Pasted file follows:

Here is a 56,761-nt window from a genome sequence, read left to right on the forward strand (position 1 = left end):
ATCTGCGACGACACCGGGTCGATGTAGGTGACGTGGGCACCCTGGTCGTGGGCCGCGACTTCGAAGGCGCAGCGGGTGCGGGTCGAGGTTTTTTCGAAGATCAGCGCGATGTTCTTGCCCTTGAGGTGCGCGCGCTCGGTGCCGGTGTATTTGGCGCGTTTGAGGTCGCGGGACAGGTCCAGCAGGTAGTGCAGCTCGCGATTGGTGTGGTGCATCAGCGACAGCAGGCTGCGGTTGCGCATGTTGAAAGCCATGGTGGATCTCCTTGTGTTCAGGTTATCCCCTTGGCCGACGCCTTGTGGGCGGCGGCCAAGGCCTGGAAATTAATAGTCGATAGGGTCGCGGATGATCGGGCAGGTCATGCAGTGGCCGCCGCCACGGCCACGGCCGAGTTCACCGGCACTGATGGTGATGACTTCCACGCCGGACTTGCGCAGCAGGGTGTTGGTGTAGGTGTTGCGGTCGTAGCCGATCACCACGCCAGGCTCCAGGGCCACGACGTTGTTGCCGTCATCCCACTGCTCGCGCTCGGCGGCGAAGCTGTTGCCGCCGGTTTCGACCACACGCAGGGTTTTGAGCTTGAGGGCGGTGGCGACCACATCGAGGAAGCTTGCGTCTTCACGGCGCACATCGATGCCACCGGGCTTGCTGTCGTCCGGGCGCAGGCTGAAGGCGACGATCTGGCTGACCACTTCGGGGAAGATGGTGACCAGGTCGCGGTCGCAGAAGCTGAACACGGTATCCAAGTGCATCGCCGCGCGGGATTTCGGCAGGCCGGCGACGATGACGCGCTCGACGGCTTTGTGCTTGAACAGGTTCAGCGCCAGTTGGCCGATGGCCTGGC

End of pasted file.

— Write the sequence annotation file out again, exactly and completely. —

Here is a 56,761-nt window from a genome sequence, read left to right on the forward strand (position 1 = left end):
ATCTGCGACGACACCGGGTCGATGTAGGTGACGTGGGCACCCTGGTCGTGGGCCGCGACTTCGAAGGCGCAGCGGGTGCGGGTCGAGGTTTTTTCGAAGATCAGCGCGATGTTCTTGCCCTTGAGGTGCGCGCGCTCGGTGCCGGTGTATTTGGCGCGTTTGAGGTCGCGGGACAGGTCCAGCAGGTAGTGCAGCTCGCGATTGGTGTGGTGCATCAGCGACAGCAGGCTGCGGTTGCGCATGTTGAAAGCCATGGTGGATCTCCTTGTGTTCAGGTTATCCCCTTGGCCGACGCCTTGTGGGCGGCGGCCAAGGCCTGGAAATTAATAGTCGATAGGGTCGCGGATGATCGGGCAGGTCATGCAGTGGCCGCCGCCACGGCCACGGCCGAGTTCACCGGCACTGATGGTGATGACTTCCACGCCGGACTTGCGCAGCAGGGTGTTGGTGTAGGTGTTGCGGTCGTAGCCGATCACCACGCCAGGCTCCAGGGCCACGACGTTGTTGCCGTCATCCCACTGCTCGCGCTCGGCGGCGAAGCTGTTGCCGCCGGTTTCGACCACACGCAGGGTTTTGAGCTTGAGGGCGGTGGCGACCACATCGAGGAAGCTTGCGTCTTCACGGCGCACATCGATGCCACCGGGCTTGCTGTCGTCCGGGCGCAGGCTGAAGGCGACGATCTGGCTGACCACTTCGGGGAAGATGGTGACCAGGTCGCGGTCGCAGAAGCTGAACACGGTATCCAAGTGCATCGCCGCGCGGGATTTCGGCAGGCCGGCGACGATGACGCGCTCGACGGCTTTGTGCTTGAACAGGTTCAGCGCCAGTTGGCCGATGGCCTGGC